"In the future"[edit]

The "in the future" citation is ambiguous and unknowingly dated. Why add a comment like this? The reference offers no further information, except a 2008 copyright. A better citation for this standard is needed. —Preceding unsigned comment added by 98.244.56.189 (talk) 06:39, 21 April 2009 (UTC)

Proposing merger of Wafer dicing into this article[edit]

The article Wafer dicing has been unreferenced since December 2007. It has received almost no non-automated changes in the past year. My recommendation is that we move over some of that information here and redirect that article. This article is not so long and it already has a brief section on wafer dicing. More importantly, my hope is that since this page is a little more active, people here will be more motivated to get it referenced. Should a merge not be approved, I will have to nominate Wafer dicing for deletion, as it has been unsourced for too long, and I personally have no idea how to find relevant sources (as I'm guessing the relevant sources will be in print, not on the internet). Qwyrxian (talk) 23:54, 6 October 2010 (UTC)

I agree. --ANDROBETA 15:15, 27 December 2010 (UTC)
I believe it is more appropriate to merge Wafer dicing into Semiconductor device fabrication --GianniG46 (talk) 15:40, 27 December 2010 (UTC)
Wow...I totally forgot about my merger proposal. If either of you would like to perform the merge, feel free to do so. I personally don't really have enough knowledge of the subject itself to determine what the better merge target is. GianniG46, do you think you can merge the relevant info into Semiconductor device fabrication? Qwyrxian (talk) 22:17, 27 December 2010 (UTC)
Unfortunately, I just know that wafer dicing is a necessary step in IC fabrication, but have no idea of its technology, so I cannot help. Perhaps one can simply copy the material into "Semiconductor device fabrication", leave on "Wafer dicing" just a few words to explain what is it and to redirect to the main article, and hope that other editors will be able to review and quote it. --GianniG46 (talk) 08:22, 28 December 2010 (UTC)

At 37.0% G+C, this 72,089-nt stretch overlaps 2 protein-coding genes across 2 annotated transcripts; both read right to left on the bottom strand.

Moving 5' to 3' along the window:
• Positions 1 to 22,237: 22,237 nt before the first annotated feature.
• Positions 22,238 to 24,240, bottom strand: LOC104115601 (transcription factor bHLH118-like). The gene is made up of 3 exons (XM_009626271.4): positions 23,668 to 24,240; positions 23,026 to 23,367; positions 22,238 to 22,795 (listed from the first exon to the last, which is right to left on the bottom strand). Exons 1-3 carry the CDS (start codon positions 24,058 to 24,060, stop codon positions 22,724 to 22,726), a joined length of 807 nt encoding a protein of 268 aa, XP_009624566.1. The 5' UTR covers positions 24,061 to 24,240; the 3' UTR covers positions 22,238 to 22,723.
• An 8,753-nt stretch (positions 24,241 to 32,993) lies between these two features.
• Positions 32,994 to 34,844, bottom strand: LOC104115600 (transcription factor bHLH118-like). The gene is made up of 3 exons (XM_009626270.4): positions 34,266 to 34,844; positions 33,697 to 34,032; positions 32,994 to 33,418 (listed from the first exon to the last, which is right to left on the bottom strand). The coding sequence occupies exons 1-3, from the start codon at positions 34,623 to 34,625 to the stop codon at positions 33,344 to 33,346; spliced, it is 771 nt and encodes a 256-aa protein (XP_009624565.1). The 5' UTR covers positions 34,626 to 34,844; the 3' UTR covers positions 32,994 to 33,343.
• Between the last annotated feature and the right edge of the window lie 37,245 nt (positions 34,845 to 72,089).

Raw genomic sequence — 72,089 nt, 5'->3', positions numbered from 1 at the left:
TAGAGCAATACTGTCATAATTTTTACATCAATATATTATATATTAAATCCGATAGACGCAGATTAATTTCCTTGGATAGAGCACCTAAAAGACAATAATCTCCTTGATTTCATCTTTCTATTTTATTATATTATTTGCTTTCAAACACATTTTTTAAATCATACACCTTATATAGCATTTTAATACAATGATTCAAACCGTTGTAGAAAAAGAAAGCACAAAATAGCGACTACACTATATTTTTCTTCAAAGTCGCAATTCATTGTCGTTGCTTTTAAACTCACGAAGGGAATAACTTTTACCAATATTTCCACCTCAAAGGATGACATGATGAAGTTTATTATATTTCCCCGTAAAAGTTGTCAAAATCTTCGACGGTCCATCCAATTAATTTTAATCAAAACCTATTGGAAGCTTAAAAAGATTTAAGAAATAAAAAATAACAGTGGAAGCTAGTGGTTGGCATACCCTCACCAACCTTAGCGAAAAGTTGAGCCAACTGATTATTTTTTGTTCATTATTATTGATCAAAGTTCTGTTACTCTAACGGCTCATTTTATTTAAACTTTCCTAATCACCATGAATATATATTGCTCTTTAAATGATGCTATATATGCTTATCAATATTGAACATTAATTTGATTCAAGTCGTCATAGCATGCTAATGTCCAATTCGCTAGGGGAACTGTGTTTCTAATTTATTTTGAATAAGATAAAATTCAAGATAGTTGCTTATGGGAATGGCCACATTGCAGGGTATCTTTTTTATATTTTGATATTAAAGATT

Lithography[edit]

Reading this as a layperson, this article can use a section on uses. It mentions lithography as using 50% of all wafers... but why? Justin15w (talk) 01:32, 20 May 2014 (UTC)

That's not exactly what the article says: it says that 50% of the cost of wafer processing is due to lithography.
Converting to larger 450 mm wafers would reduce price per die only for process operations such as etch where cost is related to wafer count, not wafer area. Cost for processes such as lithography is proportional to wafer area, and larger wafers would not reduce the lithography contribution to die cost. Lithographer Chris Mack claimed in 2012 that the overall price per die for 450 mm wafers would be reduced by only 10-20% compared to 300 mm wafers, because presently over 50% of total wafer processing costs are lithography-related.
Most steps in wafer processing operate only a whole wafer at once (e.g. wafer etch, wet chemical cleans, chemical-mechanical polishing, etc.). However, photolithography cannot pattern a whole wafer at once (at least not at modern wafer sizes), so instead a stepper exposes an identical pattern multiple times across the same wafer.
Because of this scaling, whole-wafer steps tend to get cheaper per unit area as the wafer size increases, but lithography-related costs will not benefit in the same way.
Does that clarify the issue?
Moxfyre (ǝɹʎℲxoɯ | contrib) 20:34, 20 May 2014 (UTC)
Absolutely - just misinterpreted it. Thanks for the detailed answer - much appreciated. Justin15w (talk) 21:26, 20 May 2014 (UTC)